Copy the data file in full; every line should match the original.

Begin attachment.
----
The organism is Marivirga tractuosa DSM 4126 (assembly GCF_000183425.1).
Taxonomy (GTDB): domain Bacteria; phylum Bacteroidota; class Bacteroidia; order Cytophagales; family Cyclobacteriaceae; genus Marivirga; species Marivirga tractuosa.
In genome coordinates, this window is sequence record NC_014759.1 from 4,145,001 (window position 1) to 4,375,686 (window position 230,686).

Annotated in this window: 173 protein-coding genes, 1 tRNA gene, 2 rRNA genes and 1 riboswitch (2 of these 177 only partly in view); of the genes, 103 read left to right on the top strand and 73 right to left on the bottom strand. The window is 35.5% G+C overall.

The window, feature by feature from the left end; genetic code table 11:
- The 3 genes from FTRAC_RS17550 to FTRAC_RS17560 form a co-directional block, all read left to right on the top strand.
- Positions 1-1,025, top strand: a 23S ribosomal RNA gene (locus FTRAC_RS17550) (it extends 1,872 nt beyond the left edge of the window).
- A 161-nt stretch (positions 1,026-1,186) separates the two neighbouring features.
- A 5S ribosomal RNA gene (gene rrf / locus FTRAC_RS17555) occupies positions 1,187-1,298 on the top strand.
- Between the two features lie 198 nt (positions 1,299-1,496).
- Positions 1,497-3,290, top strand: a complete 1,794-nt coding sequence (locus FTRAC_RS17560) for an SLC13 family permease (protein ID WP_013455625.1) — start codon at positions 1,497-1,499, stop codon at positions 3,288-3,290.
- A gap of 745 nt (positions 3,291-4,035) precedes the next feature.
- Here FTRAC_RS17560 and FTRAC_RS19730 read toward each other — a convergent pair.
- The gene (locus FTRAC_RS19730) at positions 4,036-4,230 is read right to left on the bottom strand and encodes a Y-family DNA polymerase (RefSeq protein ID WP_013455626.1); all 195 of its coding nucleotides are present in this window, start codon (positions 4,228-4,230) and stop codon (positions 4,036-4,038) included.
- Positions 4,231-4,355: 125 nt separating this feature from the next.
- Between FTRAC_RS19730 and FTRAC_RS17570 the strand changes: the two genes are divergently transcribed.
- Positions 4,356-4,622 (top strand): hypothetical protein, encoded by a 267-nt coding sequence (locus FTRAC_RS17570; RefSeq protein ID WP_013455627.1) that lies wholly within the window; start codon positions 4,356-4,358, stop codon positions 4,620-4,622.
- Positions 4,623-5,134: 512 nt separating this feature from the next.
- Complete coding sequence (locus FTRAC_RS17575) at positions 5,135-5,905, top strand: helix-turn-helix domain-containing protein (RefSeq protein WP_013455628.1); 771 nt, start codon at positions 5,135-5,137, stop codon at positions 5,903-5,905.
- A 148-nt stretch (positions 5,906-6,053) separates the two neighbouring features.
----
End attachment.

The organism is Marivirga tractuosa DSM 4126 (assembly GCF_000183425.1).
Taxonomy (GTDB): domain Bacteria; phylum Bacteroidota; class Bacteroidia; order Cytophagales; family Cyclobacteriaceae; genus Marivirga; species Marivirga tractuosa.
In genome coordinates, this window is sequence record NC_014759.1 from 4,145,001 (window position 1) to 4,375,686 (window position 230,686).

Annotated in this window: 173 protein-coding genes, 1 tRNA gene, 2 rRNA genes and 1 riboswitch (2 of these 177 only partly in view); of the genes, 103 read left to right on the top strand and 73 right to left on the bottom strand. The window is 35.5% G+C overall.

The window, feature by feature from the left end; genetic code table 11:
- The 3 genes from FTRAC_RS17550 to FTRAC_RS17560 form a co-directional block, all read left to right on the top strand.
- Positions 1-1,025, top strand: a 23S ribosomal RNA gene (locus FTRAC_RS17550) (it extends 1,872 nt beyond the left edge of the window).
- A 161-nt stretch (positions 1,026-1,186) separates the two neighbouring features.
- A 5S ribosomal RNA gene (gene rrf / locus FTRAC_RS17555) occupies positions 1,187-1,298 on the top strand.
- Between the two features lie 198 nt (positions 1,299-1,496).
- Positions 1,497-3,290, top strand: a complete 1,794-nt coding sequence (locus FTRAC_RS17560) for an SLC13 family permease (protein ID WP_013455625.1) — start codon at positions 1,497-1,499, stop codon at positions 3,288-3,290.
- A gap of 745 nt (positions 3,291-4,035) precedes the next feature.
- Here FTRAC_RS17560 and FTRAC_RS19730 read toward each other — a convergent pair.
- The gene (locus FTRAC_RS19730) at positions 4,036-4,230 is read right to left on the bottom strand and encodes a Y-family DNA polymerase (RefSeq protein ID WP_013455626.1); all 195 of its coding nucleotides are present in this window, start codon (positions 4,228-4,230) and stop codon (positions 4,036-4,038) included.
- Positions 4,231-4,355: 125 nt separating this feature from the next.
- Between FTRAC_RS19730 and FTRAC_RS17570 the strand changes: the two genes are divergently transcribed.
- Positions 4,356-4,622 (top strand): hypothetical protein, encoded by a 267-nt coding sequence (locus FTRAC_RS17570; RefSeq protein ID WP_013455627.1) that lies wholly within the window; start codon positions 4,356-4,358, stop codon positions 4,620-4,622.
- Positions 4,623-5,134: 512 nt separating this feature from the next.
- Complete coding sequence (locus FTRAC_RS17575) at positions 5,135-5,905, top strand: helix-turn-helix domain-containing protein (RefSeq protein WP_013455628.1); 771 nt, start codon at positions 5,135-5,137, stop codon at positions 5,903-5,905.
- A 148-nt stretch (positions 5,906-6,053) separates the two neighbouring features.